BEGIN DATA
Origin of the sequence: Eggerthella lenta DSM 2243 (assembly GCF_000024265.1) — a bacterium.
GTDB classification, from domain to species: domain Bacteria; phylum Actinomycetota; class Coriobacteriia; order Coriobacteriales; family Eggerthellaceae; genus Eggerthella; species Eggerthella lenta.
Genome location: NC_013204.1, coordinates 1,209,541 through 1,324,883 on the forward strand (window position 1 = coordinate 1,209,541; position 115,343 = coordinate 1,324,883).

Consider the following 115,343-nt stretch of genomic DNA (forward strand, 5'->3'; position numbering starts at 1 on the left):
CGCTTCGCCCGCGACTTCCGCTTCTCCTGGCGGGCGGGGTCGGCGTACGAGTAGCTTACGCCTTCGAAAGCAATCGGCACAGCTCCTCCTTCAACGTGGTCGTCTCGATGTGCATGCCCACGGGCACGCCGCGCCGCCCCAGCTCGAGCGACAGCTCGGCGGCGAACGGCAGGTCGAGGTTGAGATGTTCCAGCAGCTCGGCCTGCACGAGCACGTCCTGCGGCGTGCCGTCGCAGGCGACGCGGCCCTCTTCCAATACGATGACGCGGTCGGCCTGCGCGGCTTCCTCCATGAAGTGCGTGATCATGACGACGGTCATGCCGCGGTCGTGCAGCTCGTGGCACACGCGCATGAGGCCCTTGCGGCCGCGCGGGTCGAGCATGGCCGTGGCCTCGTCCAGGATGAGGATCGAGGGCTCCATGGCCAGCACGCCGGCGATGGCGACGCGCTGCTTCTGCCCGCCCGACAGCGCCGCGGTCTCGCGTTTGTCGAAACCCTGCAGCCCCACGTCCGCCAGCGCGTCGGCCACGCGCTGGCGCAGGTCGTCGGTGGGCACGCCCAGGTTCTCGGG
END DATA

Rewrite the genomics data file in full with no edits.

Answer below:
Origin of the sequence: Eggerthella lenta DSM 2243 (assembly GCF_000024265.1) — a bacterium.
GTDB classification, from domain to species: domain Bacteria; phylum Actinomycetota; class Coriobacteriia; order Coriobacteriales; family Eggerthellaceae; genus Eggerthella; species Eggerthella lenta.
Genome location: NC_013204.1, coordinates 1,209,541 through 1,324,883 on the forward strand (window position 1 = coordinate 1,209,541; position 115,343 = coordinate 1,324,883).

Consider the following 115,343-nt stretch of genomic DNA (forward strand, 5'->3'; position numbering starts at 1 on the left):
CGCTTCGCCCGCGACTTCCGCTTCTCCTGGCGGGCGGGGTCGGCGTACGAGTAGCTTACGCCTTCGAAAGCAATCGGCACAGCTCCTCCTTCAACGTGGTCGTCTCGATGTGCATGCCCACGGGCACGCCGCGCCGCCCCAGCTCGAGCGACAGCTCGGCGGCGAACGGCAGGTCGAGGTTGAGATGTTCCAGCAGCTCGGCCTGCACGAGCACGTCCTGCGGCGTGCCGTCGCAGGCGACGCGGCCCTCTTCCAATACGATGACGCGGTCGGCCTGCGCGGCTTCCTCCATGAAGTGCGTGATCATGACGACGGTCATGCCGCGGTCGTGCAGCTCGTGGCACACGCGCATGAGGCCCTTGCGGCCGCGCGGGTCGAGCATGGCCGTGGCCTCGTCCAGGATGAGGATCGAGGGCTCCATGGCCAGCACGCCGGCGATGGCGACGCGCTGCTTCTGCCCGCCCGACAGCGCCGCGGTCTCGCGTTTGTCGAAACCCTGCAGCCCCACGTCCGCCAGCGCGTCGGCCACGCGCTGGCGCAGGTCGTCGGTGGGCACGCCCAGGTTCTCGGG